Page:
If you don’t use concept maps in your class, you might want to investigate this excellent method of helping students construct, connect, and organize information, concepts, ideas, etc. These graphical illustrations of concepts and how they are connected can help students study and prepare for tests, construct their own understanding of new terminology or concepts, and a host of other learning applications.
Regarding concept maps, Novak & Canas write:
Concept maps are graphical tools for organizing and representing knowledge. They include concepts, usually enclosed in circles or boxes of some type, and relationships between concepts indicated by a connecting line linking two concepts. Words on the line, referred to as linking words or linking phrases, specify the relationship between the two concepts. We define concept as a perceived regularity in events or objects, or records of events or objects, designated by a label. The label for most concepts is a word, although sometimes we use symbols such as + or %, and sometimes more than one word is used. Propositions are statements about some object or event in the universe, either naturally occurring or constructed. Propositions contain two or more concepts connected using linking words or phrases to form a meaningful statement. Sometimes these are called semantic units, or units of meaning (http://cmap.ihmc.us/Publications/ResearchPapers/TheoryCmaps/TheoryUnderlyingConceptMaps.htm).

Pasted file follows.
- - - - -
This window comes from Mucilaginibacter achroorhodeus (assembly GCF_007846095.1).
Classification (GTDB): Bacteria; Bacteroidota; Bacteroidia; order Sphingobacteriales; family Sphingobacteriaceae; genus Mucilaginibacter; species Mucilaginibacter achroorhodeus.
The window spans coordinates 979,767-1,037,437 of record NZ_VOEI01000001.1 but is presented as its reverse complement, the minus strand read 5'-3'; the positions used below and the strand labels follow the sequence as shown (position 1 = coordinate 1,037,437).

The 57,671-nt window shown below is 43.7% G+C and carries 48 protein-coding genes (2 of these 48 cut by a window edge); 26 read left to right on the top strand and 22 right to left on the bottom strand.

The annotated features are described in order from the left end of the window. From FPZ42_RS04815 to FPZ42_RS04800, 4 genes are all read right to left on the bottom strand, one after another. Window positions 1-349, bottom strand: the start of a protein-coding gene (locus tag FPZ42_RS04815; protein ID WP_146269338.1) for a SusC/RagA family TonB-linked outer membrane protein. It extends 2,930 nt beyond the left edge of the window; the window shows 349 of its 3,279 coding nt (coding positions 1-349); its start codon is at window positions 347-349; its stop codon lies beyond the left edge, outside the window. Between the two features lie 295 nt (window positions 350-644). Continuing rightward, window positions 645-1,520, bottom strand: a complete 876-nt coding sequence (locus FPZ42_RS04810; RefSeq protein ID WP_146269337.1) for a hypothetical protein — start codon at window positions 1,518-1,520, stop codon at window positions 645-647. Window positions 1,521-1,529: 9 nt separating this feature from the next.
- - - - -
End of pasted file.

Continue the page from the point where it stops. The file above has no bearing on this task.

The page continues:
Why use concept mapping software? Students can easily draw a concept map on a piece of paper, but sometimes it gets messy or needs to be redone . . . they run out of space on the paper or they want to make a new connection to a concept, delete one, or change one. This is where concept mapping software can REALLY come in handy. In a second, a new connection can be made or deleted, a new concept can be added. Also, this software can rearrange the concept map into various hierarchical structures at the click of a button. They are versatile, useful, and can be visually appealing.
There are concept mapping packages out there, a very well-known one is Inspiration, which costs some money. However, I really like CMap tools. It’s free, open-source, very fast and easy to use, works on multiple platforms, and has some really cool features. You can download the software to install on your computer here: http://cmap.ihmc.us/download/free_client.php
(I also noticed that a download for the new OLPC (one laptop per child) XO is also included!!! WOW!!!)
The program is very easy to learn to use, so download it to your computer and try it out. One of the areas I would like to investigate is the server version, where multiple users can construct a concept map synchronously. Also, as I remember from researching this in times past, you can create discussion threads on concepts to discuss them further. The possibilities are pretty exciting.